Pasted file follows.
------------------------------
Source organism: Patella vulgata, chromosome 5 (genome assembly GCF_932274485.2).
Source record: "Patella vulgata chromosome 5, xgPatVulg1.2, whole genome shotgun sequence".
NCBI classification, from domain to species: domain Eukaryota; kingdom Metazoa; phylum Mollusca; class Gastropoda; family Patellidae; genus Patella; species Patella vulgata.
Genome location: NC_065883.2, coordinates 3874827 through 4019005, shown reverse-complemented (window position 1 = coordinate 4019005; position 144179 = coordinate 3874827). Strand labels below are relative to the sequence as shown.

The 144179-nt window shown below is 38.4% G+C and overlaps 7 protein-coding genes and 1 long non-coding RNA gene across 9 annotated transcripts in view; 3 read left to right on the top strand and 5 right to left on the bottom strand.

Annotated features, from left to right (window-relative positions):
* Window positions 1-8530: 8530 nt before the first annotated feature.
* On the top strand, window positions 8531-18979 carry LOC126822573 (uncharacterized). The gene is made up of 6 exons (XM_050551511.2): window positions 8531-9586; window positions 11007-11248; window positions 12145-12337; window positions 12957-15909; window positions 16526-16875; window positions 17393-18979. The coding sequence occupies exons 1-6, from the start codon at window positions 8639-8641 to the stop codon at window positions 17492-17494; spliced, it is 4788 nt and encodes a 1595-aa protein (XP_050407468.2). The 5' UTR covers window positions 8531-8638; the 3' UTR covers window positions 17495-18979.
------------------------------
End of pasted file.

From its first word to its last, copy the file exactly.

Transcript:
Source organism: Patella vulgata, chromosome 5 (genome assembly GCF_932274485.2).
Source record: "Patella vulgata chromosome 5, xgPatVulg1.2, whole genome shotgun sequence".
NCBI classification, from domain to species: domain Eukaryota; kingdom Metazoa; phylum Mollusca; class Gastropoda; family Patellidae; genus Patella; species Patella vulgata.
Genome location: NC_065883.2, coordinates 3874827 through 4019005, shown reverse-complemented (window position 1 = coordinate 4019005; position 144179 = coordinate 3874827). Strand labels below are relative to the sequence as shown.

The 144179-nt window shown below is 38.4% G+C and overlaps 7 protein-coding genes and 1 long non-coding RNA gene across 9 annotated transcripts in view; 3 read left to right on the top strand and 5 right to left on the bottom strand.

Annotated features, from left to right (window-relative positions):
* Window positions 1-8530: 8530 nt before the first annotated feature.
* On the top strand, window positions 8531-18979 carry LOC126822573 (uncharacterized). The gene is made up of 6 exons (XM_050551511.2): window positions 8531-9586; window positions 11007-11248; window positions 12145-12337; window positions 12957-15909; window positions 16526-16875; window positions 17393-18979. The coding sequence occupies exons 1-6, from the start codon at window positions 8639-8641 to the stop codon at window positions 17492-17494; spliced, it is 4788 nt and encodes a 1595-aa protein (XP_050407468.2). The 5' UTR covers window positions 8531-8638; the 3' UTR covers window positions 17495-18979.